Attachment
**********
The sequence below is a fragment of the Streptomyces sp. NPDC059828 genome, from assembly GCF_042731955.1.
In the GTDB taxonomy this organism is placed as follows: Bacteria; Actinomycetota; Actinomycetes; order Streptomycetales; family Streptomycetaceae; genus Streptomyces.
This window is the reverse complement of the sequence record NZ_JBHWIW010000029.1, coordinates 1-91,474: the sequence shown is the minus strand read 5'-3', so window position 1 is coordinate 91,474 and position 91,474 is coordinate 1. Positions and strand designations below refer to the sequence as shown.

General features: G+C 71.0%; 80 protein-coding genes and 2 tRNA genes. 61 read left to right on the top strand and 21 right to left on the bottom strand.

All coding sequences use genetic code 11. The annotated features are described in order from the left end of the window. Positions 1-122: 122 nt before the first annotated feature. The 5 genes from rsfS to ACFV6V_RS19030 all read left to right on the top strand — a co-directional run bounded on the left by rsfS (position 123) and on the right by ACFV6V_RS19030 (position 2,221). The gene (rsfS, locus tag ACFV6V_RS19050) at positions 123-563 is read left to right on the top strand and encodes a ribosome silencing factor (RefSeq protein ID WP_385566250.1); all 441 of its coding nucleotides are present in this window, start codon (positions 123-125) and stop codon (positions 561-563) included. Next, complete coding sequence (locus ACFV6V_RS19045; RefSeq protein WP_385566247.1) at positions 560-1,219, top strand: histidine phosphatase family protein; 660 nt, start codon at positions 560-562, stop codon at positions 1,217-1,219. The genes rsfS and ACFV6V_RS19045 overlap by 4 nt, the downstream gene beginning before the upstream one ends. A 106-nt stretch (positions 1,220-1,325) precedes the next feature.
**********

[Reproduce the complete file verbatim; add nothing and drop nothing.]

The sequence below is a fragment of the Streptomyces sp. NPDC059828 genome, from assembly GCF_042731955.1.
In the GTDB taxonomy this organism is placed as follows: Bacteria; Actinomycetota; Actinomycetes; order Streptomycetales; family Streptomycetaceae; genus Streptomyces.
This window is the reverse complement of the sequence record NZ_JBHWIW010000029.1, coordinates 1-91,474: the sequence shown is the minus strand read 5'-3', so window position 1 is coordinate 91,474 and position 91,474 is coordinate 1. Positions and strand designations below refer to the sequence as shown.

General features: G+C 71.0%; 80 protein-coding genes and 2 tRNA genes. 61 read left to right on the top strand and 21 right to left on the bottom strand.

All coding sequences use genetic code 11. The annotated features are described in order from the left end of the window. Positions 1-122: 122 nt before the first annotated feature. The 5 genes from rsfS to ACFV6V_RS19030 all read left to right on the top strand — a co-directional run bounded on the left by rsfS (position 123) and on the right by ACFV6V_RS19030 (position 2,221). The gene (rsfS, locus tag ACFV6V_RS19050) at positions 123-563 is read left to right on the top strand and encodes a ribosome silencing factor (RefSeq protein ID WP_385566250.1); all 441 of its coding nucleotides are present in this window, start codon (positions 123-125) and stop codon (positions 561-563) included. Next, complete coding sequence (locus ACFV6V_RS19045; RefSeq protein WP_385566247.1) at positions 560-1,219, top strand: histidine phosphatase family protein; 660 nt, start codon at positions 560-562, stop codon at positions 1,217-1,219. The genes rsfS and ACFV6V_RS19045 overlap by 4 nt, the downstream gene beginning before the upstream one ends. A 106-nt stretch (positions 1,220-1,325) precedes the next feature.